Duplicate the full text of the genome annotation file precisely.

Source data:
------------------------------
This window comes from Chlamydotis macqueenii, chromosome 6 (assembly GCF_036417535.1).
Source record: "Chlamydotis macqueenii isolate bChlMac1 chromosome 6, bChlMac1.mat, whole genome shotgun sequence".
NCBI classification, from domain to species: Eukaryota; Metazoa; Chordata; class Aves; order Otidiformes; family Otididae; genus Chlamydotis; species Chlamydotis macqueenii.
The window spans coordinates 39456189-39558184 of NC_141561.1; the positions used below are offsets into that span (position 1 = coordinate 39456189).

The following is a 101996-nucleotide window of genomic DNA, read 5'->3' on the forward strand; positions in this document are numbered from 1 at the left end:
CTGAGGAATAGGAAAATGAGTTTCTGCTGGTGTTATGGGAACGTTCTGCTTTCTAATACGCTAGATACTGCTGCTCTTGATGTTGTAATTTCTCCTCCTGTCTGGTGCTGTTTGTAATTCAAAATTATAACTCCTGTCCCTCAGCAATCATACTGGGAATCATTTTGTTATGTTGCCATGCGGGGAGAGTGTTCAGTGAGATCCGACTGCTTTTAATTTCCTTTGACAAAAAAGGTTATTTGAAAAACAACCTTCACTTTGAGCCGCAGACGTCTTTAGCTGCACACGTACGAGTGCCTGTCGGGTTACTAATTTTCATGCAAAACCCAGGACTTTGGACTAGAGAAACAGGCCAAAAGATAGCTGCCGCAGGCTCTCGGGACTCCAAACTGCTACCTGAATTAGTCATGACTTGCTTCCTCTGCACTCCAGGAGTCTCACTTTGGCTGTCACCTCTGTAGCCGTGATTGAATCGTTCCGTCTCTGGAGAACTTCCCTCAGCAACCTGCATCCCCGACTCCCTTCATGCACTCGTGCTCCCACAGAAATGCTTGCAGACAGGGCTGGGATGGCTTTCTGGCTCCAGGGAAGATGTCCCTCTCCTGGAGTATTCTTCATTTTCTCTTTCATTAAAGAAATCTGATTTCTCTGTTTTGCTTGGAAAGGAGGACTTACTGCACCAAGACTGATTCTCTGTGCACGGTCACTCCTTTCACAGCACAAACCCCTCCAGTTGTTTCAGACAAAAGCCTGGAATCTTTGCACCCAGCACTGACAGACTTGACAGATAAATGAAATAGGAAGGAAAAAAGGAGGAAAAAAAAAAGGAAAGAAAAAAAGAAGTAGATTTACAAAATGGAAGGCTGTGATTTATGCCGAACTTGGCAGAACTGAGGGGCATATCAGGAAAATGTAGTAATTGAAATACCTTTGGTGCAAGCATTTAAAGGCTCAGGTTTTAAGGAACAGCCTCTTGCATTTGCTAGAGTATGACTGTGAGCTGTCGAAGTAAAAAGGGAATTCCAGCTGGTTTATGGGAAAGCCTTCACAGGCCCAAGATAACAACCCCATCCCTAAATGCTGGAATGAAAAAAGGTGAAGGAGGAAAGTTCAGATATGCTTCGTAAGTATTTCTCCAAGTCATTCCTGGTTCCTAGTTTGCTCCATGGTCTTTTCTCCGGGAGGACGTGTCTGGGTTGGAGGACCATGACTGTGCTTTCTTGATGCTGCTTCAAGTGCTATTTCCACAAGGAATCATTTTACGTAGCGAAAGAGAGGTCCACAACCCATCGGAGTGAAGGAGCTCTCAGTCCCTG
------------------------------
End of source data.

This window comes from Chlamydotis macqueenii, chromosome 6 (assembly GCF_036417535.1).
Source record: "Chlamydotis macqueenii isolate bChlMac1 chromosome 6, bChlMac1.mat, whole genome shotgun sequence".
NCBI classification, from domain to species: Eukaryota; Metazoa; Chordata; class Aves; order Otidiformes; family Otididae; genus Chlamydotis; species Chlamydotis macqueenii.
The window spans coordinates 39456189-39558184 of NC_141561.1; the positions used below are offsets into that span (position 1 = coordinate 39456189).

The following is a 101996-nucleotide window of genomic DNA, read 5'->3' on the forward strand; positions in this document are numbered from 1 at the left end:
CTGAGGAATAGGAAAATGAGTTTCTGCTGGTGTTATGGGAACGTTCTGCTTTCTAATACGCTAGATACTGCTGCTCTTGATGTTGTAATTTCTCCTCCTGTCTGGTGCTGTTTGTAATTCAAAATTATAACTCCTGTCCCTCAGCAATCATACTGGGAATCATTTTGTTATGTTGCCATGCGGGGAGAGTGTTCAGTGAGATCCGACTGCTTTTAATTTCCTTTGACAAAAAAGGTTATTTGAAAAACAACCTTCACTTTGAGCCGCAGACGTCTTTAGCTGCACACGTACGAGTGCCTGTCGGGTTACTAATTTTCATGCAAAACCCAGGACTTTGGACTAGAGAAACAGGCCAAAAGATAGCTGCCGCAGGCTCTCGGGACTCCAAACTGCTACCTGAATTAGTCATGACTTGCTTCCTCTGCACTCCAGGAGTCTCACTTTGGCTGTCACCTCTGTAGCCGTGATTGAATCGTTCCGTCTCTGGAGAACTTCCCTCAGCAACCTGCATCCCCGACTCCCTTCATGCACTCGTGCTCCCACAGAAATGCTTGCAGACAGGGCTGGGATGGCTTTCTGGCTCCAGGGAAGATGTCCCTCTCCTGGAGTATTCTTCATTTTCTCTTTCATTAAAGAAATCTGATTTCTCTGTTTTGCTTGGAAAGGAGGACTTACTGCACCAAGACTGATTCTCTGTGCACGGTCACTCCTTTCACAGCACAAACCCCTCCAGTTGTTTCAGACAAAAGCCTGGAATCTTTGCACCCAGCACTGACAGACTTGACAGATAAATGAAATAGGAAGGAAAAAAGGAGGAAAAAAAAAAGGAAAGAAAAAAAGAAGTAGATTTACAAAATGGAAGGCTGTGATTTATGCCGAACTTGGCAGAACTGAGGGGCATATCAGGAAAATGTAGTAATTGAAATACCTTTGGTGCAAGCATTTAAAGGCTCAGGTTTTAAGGAACAGCCTCTTGCATTTGCTAGAGTATGACTGTGAGCTGTCGAAGTAAAAAGGGAATTCCAGCTGGTTTATGGGAAAGCCTTCACAGGCCCAAGATAACAACCCCATCCCTAAATGCTGGAATGAAAAAAGGTGAAGGAGGAAAGTTCAGATATGCTTCGTAAGTATTTCTCCAAGTCATTCCTGGTTCCTAGTTTGCTCCATGGTCTTTTCTCCGGGAGGACGTGTCTGGGTTGGAGGACCATGACTGTGCTTTCTTGATGCTGCTTCAAGTGCTATTTCCACAAGGAATCATTTTACGTAGCGAAAGAGAGGTCCACAACCCATCGGAGTGAAGGAGCTCTCAGTCCCTG